It references Covid and speaks about innovation during Covid and is super current. I like the fact that it is Open Source and online, because we can update it. We can put in more chapters as we feel necessary. This book is accessible enough for an entrepreneur to draw up their own marketing plan for their business.

5. What surprised you about the project?

How long it took! The quality of the project and everyone who participated was phenomenal. We also spent a long time defining terminology, like “customer vs consumer”. People use them interchangeably, but there is actually a difference. In the industry customer is more B2B and consumer is more relevant in the B2C context. We had to define that all upfront and I spent hours editing for that. Making sure we had the language and terminology right from the beginning was important.

6. What do you want marketers to take away from it?

You can’t do marketing without understand your consumer. That’s basic. As much as there are a lot of fundamental marketing principles that are universal; we also have a unique marketing environment. I’d like marketers to be more curious. Curiosity is the attribute that marketers need.

7. What is the best advice you think the book gives?

Marketing is not just about tactics, there is a whole picture to marketing. Everything builds to meet your business goals in the beginning. This is the whole picture.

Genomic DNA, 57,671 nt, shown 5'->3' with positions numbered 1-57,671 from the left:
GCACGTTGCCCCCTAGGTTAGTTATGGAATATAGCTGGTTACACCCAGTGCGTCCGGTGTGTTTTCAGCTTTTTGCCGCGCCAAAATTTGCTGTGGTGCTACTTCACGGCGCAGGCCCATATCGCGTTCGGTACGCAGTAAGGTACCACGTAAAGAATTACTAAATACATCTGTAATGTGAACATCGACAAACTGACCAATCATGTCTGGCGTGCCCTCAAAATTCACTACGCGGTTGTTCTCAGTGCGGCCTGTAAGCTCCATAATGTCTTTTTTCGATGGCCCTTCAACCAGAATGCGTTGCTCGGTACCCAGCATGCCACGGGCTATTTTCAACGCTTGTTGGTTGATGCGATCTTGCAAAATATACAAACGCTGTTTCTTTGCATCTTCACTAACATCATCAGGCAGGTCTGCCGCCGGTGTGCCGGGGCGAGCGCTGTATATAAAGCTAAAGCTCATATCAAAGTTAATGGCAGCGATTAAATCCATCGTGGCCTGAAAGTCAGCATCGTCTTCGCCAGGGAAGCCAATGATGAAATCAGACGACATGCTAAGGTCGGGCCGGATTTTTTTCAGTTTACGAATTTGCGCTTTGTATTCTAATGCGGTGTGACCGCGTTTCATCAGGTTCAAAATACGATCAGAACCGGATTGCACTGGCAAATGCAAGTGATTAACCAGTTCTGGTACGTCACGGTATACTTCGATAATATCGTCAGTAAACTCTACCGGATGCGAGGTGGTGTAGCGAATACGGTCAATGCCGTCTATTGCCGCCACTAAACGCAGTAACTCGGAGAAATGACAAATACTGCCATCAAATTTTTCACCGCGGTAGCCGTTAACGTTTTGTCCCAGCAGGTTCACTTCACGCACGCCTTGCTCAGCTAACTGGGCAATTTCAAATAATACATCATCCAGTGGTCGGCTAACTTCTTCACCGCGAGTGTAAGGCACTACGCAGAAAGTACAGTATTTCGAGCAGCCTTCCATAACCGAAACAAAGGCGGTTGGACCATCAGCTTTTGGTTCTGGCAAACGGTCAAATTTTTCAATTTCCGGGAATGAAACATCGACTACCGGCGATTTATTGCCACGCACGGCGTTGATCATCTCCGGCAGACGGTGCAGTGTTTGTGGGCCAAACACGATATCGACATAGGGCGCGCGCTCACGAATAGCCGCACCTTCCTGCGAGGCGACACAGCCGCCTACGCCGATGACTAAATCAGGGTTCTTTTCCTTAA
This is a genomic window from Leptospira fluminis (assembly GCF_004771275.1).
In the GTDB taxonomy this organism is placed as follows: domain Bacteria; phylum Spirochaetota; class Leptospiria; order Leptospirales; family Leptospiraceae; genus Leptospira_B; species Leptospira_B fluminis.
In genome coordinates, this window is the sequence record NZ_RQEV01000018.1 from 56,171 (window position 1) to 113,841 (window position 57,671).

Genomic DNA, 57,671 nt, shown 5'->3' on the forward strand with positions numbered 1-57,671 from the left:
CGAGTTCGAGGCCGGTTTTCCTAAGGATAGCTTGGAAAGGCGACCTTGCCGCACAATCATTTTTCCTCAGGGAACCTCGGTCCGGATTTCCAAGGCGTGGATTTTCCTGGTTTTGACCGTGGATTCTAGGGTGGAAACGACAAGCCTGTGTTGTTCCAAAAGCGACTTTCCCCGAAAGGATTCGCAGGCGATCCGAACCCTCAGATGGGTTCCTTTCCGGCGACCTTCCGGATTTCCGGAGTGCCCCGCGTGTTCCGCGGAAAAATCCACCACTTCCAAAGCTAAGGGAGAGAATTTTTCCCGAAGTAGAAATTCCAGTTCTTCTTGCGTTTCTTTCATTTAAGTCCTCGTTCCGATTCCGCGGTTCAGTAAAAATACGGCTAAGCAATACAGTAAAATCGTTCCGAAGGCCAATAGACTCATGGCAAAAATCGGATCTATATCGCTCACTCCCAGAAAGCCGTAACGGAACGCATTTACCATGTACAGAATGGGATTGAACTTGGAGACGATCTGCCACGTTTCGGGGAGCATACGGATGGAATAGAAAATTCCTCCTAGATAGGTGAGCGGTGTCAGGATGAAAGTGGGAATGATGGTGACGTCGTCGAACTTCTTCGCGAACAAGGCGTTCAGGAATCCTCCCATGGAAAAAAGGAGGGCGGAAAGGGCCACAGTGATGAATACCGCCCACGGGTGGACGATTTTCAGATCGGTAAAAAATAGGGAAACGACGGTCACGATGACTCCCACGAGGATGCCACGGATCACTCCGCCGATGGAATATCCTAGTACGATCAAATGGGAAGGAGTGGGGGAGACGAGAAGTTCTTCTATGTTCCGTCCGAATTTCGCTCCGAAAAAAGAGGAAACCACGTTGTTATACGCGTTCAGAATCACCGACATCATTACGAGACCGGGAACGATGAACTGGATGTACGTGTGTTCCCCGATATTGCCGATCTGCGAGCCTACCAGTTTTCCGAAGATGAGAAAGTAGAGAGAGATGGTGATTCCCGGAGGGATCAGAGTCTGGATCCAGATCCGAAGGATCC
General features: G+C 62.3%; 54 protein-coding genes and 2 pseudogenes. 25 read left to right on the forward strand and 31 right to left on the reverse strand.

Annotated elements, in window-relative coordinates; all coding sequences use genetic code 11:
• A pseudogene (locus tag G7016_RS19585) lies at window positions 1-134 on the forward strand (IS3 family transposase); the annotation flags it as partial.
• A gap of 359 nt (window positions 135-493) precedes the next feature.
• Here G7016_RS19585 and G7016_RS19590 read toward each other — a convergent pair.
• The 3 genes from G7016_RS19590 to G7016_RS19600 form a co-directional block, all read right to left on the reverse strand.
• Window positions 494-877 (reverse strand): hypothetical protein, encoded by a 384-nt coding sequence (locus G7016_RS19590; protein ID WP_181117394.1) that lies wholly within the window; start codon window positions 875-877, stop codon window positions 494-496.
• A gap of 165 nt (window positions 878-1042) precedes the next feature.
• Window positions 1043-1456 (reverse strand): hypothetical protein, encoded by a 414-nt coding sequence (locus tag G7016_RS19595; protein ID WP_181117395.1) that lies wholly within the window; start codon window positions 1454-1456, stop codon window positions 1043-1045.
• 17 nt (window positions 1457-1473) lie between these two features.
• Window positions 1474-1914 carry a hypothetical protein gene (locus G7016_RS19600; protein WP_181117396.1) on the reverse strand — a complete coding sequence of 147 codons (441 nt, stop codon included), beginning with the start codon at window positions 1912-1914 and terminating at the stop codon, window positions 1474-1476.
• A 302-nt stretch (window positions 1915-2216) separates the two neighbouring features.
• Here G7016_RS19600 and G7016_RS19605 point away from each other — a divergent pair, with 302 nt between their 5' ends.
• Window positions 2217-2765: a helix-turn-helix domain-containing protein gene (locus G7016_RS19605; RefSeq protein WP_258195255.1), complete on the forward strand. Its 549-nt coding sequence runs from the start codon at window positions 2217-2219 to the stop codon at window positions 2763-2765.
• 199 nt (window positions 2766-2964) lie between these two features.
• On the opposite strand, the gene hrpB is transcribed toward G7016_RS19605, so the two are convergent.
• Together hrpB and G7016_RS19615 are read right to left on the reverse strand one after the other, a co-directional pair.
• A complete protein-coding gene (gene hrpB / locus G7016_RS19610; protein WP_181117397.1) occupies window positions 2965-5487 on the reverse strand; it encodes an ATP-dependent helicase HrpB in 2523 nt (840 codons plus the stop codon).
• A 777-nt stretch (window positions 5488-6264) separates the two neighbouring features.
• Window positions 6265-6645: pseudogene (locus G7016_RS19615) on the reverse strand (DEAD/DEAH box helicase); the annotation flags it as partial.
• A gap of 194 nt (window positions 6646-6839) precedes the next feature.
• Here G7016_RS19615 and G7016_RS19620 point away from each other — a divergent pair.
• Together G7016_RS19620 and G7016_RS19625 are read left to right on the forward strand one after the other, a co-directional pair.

8. What makes South African consumers most unique?

The fact that so many people live in very difficult economic circumstances; that we have two or more different economies. There are major challenges due to the legacy of Apartheid. We have a very small affluent economy and an enormous economy that is economically active. If I were still running an agency, I would make them all read this book and give them an exam after and fire anyone who failed. How can you give brands advice if you know nothing about their consumers and live in a northern suburbs bubble?

9. The most gratifying part about working on the book?

I think when it all came together. The final push. Seeing it all coming through, from the spreadsheets where we debated where the chapters would be and what came first; to the final contributions.

10. Best quote or section from the book?

I really like the part on consumer segmentation. It is very South African. I would like to see everyone using that terminology. Right through the book there are so many stories about innovation and the stuff that makes living here quite special. There are lovely examples of what companies have done and how people have responded.


*A new consumer segmentation is offered up in Chapter Five – SA Consumer Landscape, and deals with South Africans arranged into five cohorts: from Pre-Apartheid generation (born before 1933) to the Transition Generation (born 1980-1999) and the current, Second Wave Generation (born 2000-2020).

*The book is available for free download under Creative Commons license.